Date of Award

6-30-2016

Document Type

Open Access Dissertation

Department

Political Science

First Advisor

Kenny J. Whitby

Abstract

Under what circumstances, can descriptive representatives produce a representation, which may not be merely descriptive, but still substantive in nature? In other words, do descriptive representatives provide representation that produces salient black constituency policies, yet not be strictly black interest substantive policies? Do these black Democrats still “substantively represent” their black constituents and if so, to what extent? More importantly, what legislative actions do they undertake to represent their black constituents? Moreover, can these black Democratic legislators form strategic alliances successfully to prevent passage of policies detrimental to the interest of their black constituency? Can they form alliances to enhance passage of their strategically sponsored measures?

Some empirical studies find that black lawmakers’ descriptive representation behavior translates into meaningful, substantive representation. A few studies have disputed this claim. However, most empirical works that examine the descriptive versus substantive representation issue only look at the black legislators’ legislative bill sponsorship and bill passage count. They have neglected other important dimensions of representation where the black lawmakers’ strategic behavior may be a key explanatory factor.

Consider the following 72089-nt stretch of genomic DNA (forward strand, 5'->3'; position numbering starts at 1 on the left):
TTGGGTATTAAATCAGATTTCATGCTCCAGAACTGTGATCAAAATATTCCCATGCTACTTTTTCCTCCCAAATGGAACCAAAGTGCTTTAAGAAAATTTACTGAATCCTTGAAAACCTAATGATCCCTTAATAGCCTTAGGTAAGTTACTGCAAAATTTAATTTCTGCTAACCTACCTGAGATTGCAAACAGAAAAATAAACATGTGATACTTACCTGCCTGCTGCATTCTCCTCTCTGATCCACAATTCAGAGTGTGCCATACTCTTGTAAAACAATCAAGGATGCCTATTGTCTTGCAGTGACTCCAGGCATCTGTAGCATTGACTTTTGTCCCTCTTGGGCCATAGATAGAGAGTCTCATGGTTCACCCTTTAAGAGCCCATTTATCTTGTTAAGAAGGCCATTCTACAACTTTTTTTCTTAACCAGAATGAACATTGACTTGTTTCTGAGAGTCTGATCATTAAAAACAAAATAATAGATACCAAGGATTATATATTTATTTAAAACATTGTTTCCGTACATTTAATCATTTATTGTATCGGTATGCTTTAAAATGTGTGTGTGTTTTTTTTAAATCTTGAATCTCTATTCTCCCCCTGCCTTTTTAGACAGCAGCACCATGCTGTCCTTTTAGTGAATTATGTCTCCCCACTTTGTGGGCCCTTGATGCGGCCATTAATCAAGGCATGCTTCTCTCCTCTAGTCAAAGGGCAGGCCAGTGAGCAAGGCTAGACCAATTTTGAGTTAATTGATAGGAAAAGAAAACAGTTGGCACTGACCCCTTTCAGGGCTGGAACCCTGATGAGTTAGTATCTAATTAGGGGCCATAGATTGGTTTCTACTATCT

This research fills this gap by presenting a new theory- A Theory of Strategic Representation. This theory posits that minority caucus members strategically engage in three distinct legislative actions to pursue interests germane to their minority constituents when acting as representatives in a politically constrained legislative environment. Specifically, this research determines the effect of The South Carolina Legislative Black Caucus members’ behavior of (1) strategic bill sponsorship; (2) strategic self-selection committee assignments; (3) and strategic coalition formations, including negative veto coalitions, on the substantive representation of their black constituents. These questions are answered by examining the legislative Black Caucus members’ strategic introduction of primary and secondary measures, strategic preference for black interest committees’ appointments, and strategic coalition formations during selected roll call votes. Quantitative analyses of the 109th, 110th, 114th 115th, and the 119th legislative sessions of The South Carolina House of Representatives are conducted. The findings show that strategic representation by black descriptive lawmakers yields substantive representation in a politically constrained state legislative chamber when measured by legislative activities beyond bill introduction and bill passage count.

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